Whenever you learn a new skill, it takes repetition to master it, for it to become automatic. No matter how old we are, we still need to go through the same process as when were two years old learning something new. Yet as adults, we don’t have the same patience with ourselves as we did learning when we were a child. We expect to master things much quicker, after all we are not children anymore, we are adults.
Think about how we treat a baby who is just learning how to walk. We encourage and cheer every little attempt, whether successful or not. We totally ignore the mistakes of the little one. Are we as lovingly kind with ourselves learning a new skill as we were with this toddler? If we were, we could master so much more than we do. We tend to be very hard on ourselves when we are learning something new as adults. ‘This doesn’t work’, or ‘I can’t do it’ may be the comments we make on the learning curve.
Let’s look at it in a different light – maybe then you will give yourself a break. Because you are older now, doesn’t mean that laws of nature change.
Do you remember learning how to ride a bike??
Before you ever saw a bicycle, you were Unconsciously Incompetent. What a bicycle is and how to ride one were both unknown to you. (You don’t know what you don’t know.)
Then, say at age two, you saw another child on something on the sidewalk. They were moving their feet, pushing forward and this ‘thing’ carried them really fast. That looks like fun. It was the first time you saw a bike – and you knew you did not know how to ride it. You were Consciously Incompetent (You know that you don’t know.)
Then about age 3 or 4, you get your first shiny little two wheel bike with training wheels. Your parents explain and show you how to balance, petal, turn and brake. So much to do at the same time! It seemed overwhelming! You ride for 1-2 years with training wheels to get used to all the new skills you need to master and develop a sense of balance. Your parents raise the wheels a little at a time, over time so you gradually develop the necessary skills to ride safely. You are developing competency in the skill of riding a bike.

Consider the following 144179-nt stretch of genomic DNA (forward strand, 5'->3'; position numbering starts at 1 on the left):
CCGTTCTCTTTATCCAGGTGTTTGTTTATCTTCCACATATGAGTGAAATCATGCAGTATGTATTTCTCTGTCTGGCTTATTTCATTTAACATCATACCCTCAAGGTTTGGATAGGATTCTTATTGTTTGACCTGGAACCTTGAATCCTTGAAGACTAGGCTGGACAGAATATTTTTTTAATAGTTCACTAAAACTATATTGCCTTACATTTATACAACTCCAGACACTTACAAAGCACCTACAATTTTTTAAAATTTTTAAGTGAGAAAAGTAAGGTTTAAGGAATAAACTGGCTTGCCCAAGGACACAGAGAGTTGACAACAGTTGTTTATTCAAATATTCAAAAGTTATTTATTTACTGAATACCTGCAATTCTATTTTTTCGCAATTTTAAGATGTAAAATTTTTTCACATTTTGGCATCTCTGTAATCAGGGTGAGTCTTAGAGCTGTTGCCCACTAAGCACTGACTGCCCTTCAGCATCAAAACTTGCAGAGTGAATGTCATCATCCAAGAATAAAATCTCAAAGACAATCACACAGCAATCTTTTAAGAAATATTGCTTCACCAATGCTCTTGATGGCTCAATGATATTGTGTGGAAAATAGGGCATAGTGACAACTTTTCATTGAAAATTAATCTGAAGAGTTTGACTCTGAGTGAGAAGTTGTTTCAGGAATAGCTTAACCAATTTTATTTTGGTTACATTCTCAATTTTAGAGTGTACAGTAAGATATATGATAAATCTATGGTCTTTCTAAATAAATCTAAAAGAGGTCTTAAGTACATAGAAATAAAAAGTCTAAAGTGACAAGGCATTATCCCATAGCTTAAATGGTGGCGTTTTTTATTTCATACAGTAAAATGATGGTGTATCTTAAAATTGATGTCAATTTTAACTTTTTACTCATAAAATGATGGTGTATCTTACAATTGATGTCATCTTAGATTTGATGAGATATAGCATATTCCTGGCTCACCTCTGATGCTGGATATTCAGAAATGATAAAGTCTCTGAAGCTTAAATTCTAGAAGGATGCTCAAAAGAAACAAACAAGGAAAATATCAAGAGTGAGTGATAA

Finally, the training wheels come off. An adult is beside you on your first few trials until you are able to maneuver yourself safely. You are exhilarated!! Remember how that felt? You could do it yourself! Now you know how to do it, and you have to constantly think about what you are doing. This phase of developing the skill has resulted in you becoming Consciously Competent. You still need to think about what you are doing and you practice, practice, practice. (You know that you know.)
Then suddenly, one day, you notice you don’t need to think about what you are doing anymore. You just jump on the bike, and you are automatically riding, balancing, steering, leaning, petaling, breaking, everything is going smoothly. You are now Unconsciously Competent.
When you are learning and trying new skills and techniques, it takes time and practice before you feel consciously competent, much less unconsciously competent. So be kind to yourself, just as you lovingly would that little one on the bike.
I remember starting to learn about meditation in the 80’s. I started with guided meditation tapes. I wanted to be able to meditate by myself (it felt like going into the jungle without a guide). Somehow, I thought I needed sensory deprivation, so I was in total silence and darkness (I sat in a closet.) I felt so foolish. I could not stop the thinking. I felt that I would never be able to meditate (consciously incompetent). It was a lot of effort to stay focused on the journey, being still, paying attention to breath, and stay with the task called meditation. I was actually concerned about someone seeing what I was doing and laughing me. Then my mind would be busy thinking about that! So, I did not make a lot of headway until I took a series of classes. For 1-2 years we had guided meditations 2-3 times per class (practice, practice, practice.) After meditation, we each journaled our version of our meditation (I received even more insights in the journaling.) Then we each shared our journey. I found that the more I exercised this ‘meditation muscle’ the more capable I became (consciously competent)
(Just for the sake of putting a number on it) Maybe it was about the 50th meditation, I suddenly realized I could go into that space instantly. I was suddenly unconsciously competent. Now, I can meditate anywhere – even on subways!
Author Pamela Merritt Kramer August, 2011